Please send responses to:
Francesco Savino
Ofcom
Riverside House
2A Southwark Bridge Road
London
SE1 9HA

Or by e-mail to francesco.savino@ofcom.org.uk

End of update note

This dispute concerns the charges set by BT for WES/WEES provided to Verizon by BT between 1 April 2006 and 31 March 2011.  

Verizon alleges that the charges levied by BT between 1 April 2006 and 31 March 2011 were too high and were not cost orientated. Verizon claims that, as a result, it has overpaid BT for these services and that BT should reimburse the amounts overcharged.

WES/WEES are high speed point-to-point data circuits that use Ethernet transmission.

WES provide dedicated symmetric transmission at a range of bandwidths between a third party customer’s premises and a communications provider’s network node. WEES (Wholesale End to End Services or Wholesale End to end Extension Services) are an end user to end user version of WES.

Ofcom considers that on the face of the dispute submission, there appears to be a dispute between Verizon and BT that commercial negotiations have failed to resolve.

Ofcom considers that the dispute meets the relevant statutory criteria and it is appropriate for Ofcom to handle it according to section 186 of the Act, and accordingly, Ofcom has accepted the dispute for resolution.

In resolving disputes, Ofcom must act in accordance with the six Community requirements that give effect to Article 8 of the Framework Directive.

In summary, those requirements are:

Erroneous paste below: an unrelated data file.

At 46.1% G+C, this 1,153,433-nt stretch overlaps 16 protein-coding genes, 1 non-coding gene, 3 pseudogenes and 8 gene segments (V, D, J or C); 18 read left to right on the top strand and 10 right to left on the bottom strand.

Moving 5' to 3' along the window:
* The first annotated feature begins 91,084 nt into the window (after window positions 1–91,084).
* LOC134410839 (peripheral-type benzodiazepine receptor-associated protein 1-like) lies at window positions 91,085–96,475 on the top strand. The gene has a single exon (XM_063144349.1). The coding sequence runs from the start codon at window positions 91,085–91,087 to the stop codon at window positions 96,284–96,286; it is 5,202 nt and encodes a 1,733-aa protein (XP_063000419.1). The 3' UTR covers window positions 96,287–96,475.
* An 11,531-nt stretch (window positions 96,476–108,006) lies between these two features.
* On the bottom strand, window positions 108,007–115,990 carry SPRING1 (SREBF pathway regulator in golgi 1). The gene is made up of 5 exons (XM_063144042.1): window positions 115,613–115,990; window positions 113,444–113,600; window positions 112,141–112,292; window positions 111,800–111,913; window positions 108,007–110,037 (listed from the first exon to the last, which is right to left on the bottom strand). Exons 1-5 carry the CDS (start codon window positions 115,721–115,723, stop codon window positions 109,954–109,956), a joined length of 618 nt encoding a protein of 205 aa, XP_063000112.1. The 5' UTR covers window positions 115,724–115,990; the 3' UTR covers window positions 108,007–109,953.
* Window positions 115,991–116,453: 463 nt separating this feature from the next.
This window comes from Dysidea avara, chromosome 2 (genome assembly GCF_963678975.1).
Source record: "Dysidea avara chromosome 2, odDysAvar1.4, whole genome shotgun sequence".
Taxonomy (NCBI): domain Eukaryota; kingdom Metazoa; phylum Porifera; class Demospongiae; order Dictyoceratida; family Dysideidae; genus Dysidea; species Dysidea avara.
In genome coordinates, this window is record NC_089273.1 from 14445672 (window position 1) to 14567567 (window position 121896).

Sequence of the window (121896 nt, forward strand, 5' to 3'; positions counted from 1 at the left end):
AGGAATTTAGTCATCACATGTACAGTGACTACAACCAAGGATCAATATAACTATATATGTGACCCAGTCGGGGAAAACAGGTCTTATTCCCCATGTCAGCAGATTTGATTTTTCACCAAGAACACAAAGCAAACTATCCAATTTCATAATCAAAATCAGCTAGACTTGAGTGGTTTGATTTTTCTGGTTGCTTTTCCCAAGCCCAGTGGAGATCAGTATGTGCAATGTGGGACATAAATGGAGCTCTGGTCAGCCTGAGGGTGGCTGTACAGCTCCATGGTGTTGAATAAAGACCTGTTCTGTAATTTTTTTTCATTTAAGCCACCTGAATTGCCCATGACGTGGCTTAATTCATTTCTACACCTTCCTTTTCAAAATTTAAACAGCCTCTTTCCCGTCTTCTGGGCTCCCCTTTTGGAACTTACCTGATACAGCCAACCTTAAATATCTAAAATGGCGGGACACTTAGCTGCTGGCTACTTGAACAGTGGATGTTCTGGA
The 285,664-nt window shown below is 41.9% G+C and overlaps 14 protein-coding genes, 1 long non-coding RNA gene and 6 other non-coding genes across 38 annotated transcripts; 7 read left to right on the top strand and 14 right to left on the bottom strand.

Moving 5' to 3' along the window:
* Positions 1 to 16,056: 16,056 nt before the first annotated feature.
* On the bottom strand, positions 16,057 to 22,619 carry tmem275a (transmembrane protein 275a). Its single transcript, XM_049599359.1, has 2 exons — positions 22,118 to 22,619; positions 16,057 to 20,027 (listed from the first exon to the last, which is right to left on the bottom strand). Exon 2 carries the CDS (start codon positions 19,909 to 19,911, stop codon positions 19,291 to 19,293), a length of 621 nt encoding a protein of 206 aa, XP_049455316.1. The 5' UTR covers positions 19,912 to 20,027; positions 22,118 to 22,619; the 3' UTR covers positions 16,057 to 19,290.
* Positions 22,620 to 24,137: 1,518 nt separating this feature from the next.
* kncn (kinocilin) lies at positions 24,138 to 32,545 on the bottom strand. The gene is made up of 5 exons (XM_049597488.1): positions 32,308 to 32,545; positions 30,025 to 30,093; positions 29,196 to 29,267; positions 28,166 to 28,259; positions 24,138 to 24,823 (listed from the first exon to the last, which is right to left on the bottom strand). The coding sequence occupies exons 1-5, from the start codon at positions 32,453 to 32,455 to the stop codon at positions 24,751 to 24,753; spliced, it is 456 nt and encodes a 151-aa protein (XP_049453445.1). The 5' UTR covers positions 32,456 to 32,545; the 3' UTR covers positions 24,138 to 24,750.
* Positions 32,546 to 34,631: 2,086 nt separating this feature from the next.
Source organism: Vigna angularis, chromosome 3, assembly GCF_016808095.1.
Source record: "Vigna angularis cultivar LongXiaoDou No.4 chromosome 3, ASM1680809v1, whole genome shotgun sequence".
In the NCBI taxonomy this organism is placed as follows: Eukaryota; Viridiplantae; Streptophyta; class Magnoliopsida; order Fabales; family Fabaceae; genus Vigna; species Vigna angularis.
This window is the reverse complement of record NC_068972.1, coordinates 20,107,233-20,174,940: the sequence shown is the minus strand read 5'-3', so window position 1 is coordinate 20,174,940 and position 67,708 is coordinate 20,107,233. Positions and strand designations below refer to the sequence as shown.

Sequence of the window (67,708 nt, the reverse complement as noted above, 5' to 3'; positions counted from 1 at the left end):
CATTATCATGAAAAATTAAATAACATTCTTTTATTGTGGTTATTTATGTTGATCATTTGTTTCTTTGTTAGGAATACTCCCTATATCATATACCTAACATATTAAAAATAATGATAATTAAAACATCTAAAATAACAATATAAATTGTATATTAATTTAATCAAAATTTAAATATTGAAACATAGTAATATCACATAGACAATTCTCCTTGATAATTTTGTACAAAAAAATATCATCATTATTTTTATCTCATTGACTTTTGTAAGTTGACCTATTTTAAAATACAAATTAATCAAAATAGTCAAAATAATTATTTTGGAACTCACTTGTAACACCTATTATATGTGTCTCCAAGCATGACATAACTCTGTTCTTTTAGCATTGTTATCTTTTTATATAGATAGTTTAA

• to promote competition in communications markets;
  • to secure that Ofcom contributes to development of the European internal market;
  • to promote the interests of all European Union citizens;
  • to act in a manner which, so far as practicable, is technology-neutral;
  • to encourage, to the extent Ofcom considers it appropriate, the provision of network access and service interoperability; and
  • to encourage such compliance with certain international standards as is necessary for facilitating service interoperability and securing freedom of choice for the customers of communications providers.

Scope of the dispute:

After consideration of the submissions received from Verizon and BT, the scope of the dispute is to determine:
Whether, from 1 April 2006 to 31 March 2011:

  • BT overcharged Verizon for the following rental charges:
    • WES/WEES10  
    • WES/WEES100
    • WES/WEES1000  
  • by how much Verizon was overcharged for those services; and
  • whether, and by how much, BT should reimburse Verizon in relation to the overcharge.

Procedural matters:

In line with Ofcom’s Guidance on the resolution of disputes published in June 2011, Ofcom is not consulting on the scope of this dispute. Ofcom’s guidelines can be found at: Ofcom's Guidelines for the handling of regulatory disputes

Stakeholders interested in the outcome of this dispute should notify Ofcom by 30 March 2012, describing the relevance of the outcome of this dispute to their business.

Stakeholders with relevant information and evidence in respect of this dispute should submit this to Ofcom by 30 March 2012.

Stakeholders who wish Ofcom to join them as parties to the dispute must provide evidence, as set out in Ofcom's Guidelines, that they are in dispute.

Case Leader: Paul Dean (e-mail: paul.dean@ofcom.org.uk)
Case Reference: CW/01087/02/12